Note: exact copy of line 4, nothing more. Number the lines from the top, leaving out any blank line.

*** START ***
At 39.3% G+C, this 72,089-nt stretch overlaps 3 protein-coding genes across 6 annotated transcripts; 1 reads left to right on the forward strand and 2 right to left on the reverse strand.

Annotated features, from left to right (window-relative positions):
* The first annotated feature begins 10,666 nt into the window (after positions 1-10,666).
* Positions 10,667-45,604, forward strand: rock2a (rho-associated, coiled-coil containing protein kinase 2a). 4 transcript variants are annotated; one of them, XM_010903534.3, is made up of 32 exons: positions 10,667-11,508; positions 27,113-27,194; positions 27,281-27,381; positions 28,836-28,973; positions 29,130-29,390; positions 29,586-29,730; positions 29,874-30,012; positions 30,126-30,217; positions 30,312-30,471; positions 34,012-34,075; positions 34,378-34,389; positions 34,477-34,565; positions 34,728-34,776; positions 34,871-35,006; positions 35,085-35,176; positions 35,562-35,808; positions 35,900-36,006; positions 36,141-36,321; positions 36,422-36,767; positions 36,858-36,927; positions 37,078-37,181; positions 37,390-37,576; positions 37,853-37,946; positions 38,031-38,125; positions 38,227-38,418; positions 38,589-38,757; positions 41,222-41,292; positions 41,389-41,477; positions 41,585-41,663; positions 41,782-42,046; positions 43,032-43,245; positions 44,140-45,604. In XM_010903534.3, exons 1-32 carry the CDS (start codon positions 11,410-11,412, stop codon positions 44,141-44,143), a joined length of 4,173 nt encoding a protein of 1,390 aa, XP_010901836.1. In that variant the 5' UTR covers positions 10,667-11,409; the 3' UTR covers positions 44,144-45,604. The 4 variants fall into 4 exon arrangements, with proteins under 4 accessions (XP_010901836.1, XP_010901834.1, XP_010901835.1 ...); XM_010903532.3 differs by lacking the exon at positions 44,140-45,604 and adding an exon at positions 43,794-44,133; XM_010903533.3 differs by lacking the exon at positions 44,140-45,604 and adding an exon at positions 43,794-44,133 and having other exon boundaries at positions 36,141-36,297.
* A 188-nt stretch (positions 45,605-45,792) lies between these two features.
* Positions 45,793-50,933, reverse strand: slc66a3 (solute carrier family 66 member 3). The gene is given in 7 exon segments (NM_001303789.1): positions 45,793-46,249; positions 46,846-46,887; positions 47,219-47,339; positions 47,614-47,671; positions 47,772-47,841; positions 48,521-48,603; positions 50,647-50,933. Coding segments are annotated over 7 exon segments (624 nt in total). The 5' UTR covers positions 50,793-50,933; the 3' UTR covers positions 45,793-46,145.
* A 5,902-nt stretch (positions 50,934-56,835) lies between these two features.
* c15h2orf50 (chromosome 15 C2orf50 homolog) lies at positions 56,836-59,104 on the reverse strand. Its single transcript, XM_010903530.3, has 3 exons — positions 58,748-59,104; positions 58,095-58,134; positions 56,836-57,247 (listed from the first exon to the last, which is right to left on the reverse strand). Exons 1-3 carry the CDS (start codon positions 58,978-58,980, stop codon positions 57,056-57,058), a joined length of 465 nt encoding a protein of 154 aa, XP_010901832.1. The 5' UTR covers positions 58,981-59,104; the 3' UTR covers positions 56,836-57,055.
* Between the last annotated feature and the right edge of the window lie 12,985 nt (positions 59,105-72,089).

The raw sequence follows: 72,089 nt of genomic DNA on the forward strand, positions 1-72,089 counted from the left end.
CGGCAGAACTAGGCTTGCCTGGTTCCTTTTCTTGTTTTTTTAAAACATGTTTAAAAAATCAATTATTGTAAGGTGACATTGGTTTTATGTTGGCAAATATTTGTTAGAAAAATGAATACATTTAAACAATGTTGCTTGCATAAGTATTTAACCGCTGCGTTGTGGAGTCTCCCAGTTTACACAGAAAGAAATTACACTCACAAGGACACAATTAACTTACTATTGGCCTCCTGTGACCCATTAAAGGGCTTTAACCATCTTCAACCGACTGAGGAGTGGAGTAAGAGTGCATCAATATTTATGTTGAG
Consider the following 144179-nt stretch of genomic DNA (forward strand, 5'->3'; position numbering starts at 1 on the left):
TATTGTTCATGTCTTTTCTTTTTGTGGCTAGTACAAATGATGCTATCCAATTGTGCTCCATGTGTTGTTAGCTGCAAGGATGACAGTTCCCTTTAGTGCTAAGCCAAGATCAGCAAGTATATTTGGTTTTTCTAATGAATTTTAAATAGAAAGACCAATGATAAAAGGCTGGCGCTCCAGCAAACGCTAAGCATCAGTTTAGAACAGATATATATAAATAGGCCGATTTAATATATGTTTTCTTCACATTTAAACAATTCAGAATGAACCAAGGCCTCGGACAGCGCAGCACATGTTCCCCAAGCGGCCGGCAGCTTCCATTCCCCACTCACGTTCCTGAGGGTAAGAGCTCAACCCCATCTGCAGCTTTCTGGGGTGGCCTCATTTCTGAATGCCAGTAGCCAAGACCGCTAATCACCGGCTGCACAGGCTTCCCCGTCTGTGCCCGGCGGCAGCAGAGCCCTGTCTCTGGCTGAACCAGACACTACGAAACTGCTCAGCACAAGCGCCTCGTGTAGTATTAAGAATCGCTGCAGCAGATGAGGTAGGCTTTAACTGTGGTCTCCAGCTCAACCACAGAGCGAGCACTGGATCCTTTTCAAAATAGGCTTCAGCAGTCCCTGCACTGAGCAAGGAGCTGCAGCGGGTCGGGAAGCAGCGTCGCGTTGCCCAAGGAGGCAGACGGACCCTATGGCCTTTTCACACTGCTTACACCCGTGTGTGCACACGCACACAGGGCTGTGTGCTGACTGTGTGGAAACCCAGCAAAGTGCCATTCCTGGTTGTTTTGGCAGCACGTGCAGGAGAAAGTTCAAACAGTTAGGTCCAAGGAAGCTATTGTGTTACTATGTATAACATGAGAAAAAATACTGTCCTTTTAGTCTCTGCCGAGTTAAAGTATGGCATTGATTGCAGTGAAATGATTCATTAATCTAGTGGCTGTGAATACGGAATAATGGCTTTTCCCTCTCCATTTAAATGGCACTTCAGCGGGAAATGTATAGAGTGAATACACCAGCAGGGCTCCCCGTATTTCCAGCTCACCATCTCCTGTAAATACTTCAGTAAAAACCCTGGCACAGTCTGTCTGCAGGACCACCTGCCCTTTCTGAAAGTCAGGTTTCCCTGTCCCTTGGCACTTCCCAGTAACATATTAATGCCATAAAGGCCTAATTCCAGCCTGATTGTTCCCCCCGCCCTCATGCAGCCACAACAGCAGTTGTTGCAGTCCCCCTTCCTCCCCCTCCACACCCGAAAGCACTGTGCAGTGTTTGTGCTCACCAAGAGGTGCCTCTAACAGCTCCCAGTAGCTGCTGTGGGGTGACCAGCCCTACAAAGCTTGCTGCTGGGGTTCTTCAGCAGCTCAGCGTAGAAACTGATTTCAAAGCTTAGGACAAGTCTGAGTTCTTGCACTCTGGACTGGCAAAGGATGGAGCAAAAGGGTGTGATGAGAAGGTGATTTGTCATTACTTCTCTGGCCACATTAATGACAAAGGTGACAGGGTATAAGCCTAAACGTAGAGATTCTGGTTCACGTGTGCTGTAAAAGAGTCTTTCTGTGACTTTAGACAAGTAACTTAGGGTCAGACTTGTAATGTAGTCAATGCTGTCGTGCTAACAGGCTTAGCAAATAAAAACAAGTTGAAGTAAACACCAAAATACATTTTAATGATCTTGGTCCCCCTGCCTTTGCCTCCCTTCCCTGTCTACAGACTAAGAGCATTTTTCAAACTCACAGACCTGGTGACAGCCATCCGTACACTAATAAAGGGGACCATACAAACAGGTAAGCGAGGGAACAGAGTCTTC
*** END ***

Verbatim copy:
* Positions 10,667-45,604, forward strand: rock2a (rho-associated, coiled-coil containing protein kinase 2a). 4 transcript variants are annotated; one of them, XM_010903534.3, is made up of 32 exons: positions 10,667-11,508; positions 27,113-27,194; positions 27,281-27,381; positions 28,836-28,973; positions 29,130-29,390; positions 29,586-29,730; positions 29,874-30,012; positions 30,126-30,217; positions 30,312-30,471; positions 34,012-34,075; positions 34,378-34,389; positions 34,477-34,565; positions 34,728-34,776; positions 34,871-35,006; positions 35,085-35,176; positions 35,562-35,808; positions 35,900-36,006; positions 36,141-36,321; positions 36,422-36,767; positions 36,858-36,927; positions 37,078-37,181; positions 37,390-37,576; positions 37,853-37,946; positions 38,031-38,125; positions 38,227-38,418; positions 38,589-38,757; positions 41,222-41,292; positions 41,389-41,477; positions 41,585-41,663; positions 41,782-42,046; positions 43,032-43,245; positions 44,140-45,604. In XM_010903534.3, exons 1-32 carry the CDS (start codon positions 11,410-11,412, stop codon positions 44,141-44,143), a joined length of 4,173 nt encoding a protein of 1,390 aa, XP_010901836.1. In that variant the 5' UTR covers positions 10,667-11,409; the 3' UTR covers positions 44,144-45,604. The 4 variants fall into 4 exon arrangements, with proteins under 4 accessions (XP_010901836.1, XP_010901834.1, XP_010901835.1 ...); XM_010903532.3 differs by lacking the exon at positions 44,140-45,604 and adding an exon at positions 43,794-44,133; XM_010903533.3 differs by lacking the exon at positions 44,140-45,604 and adding an exon at positions 43,794-44,133 and having other exon boundaries at positions 36,141-36,297.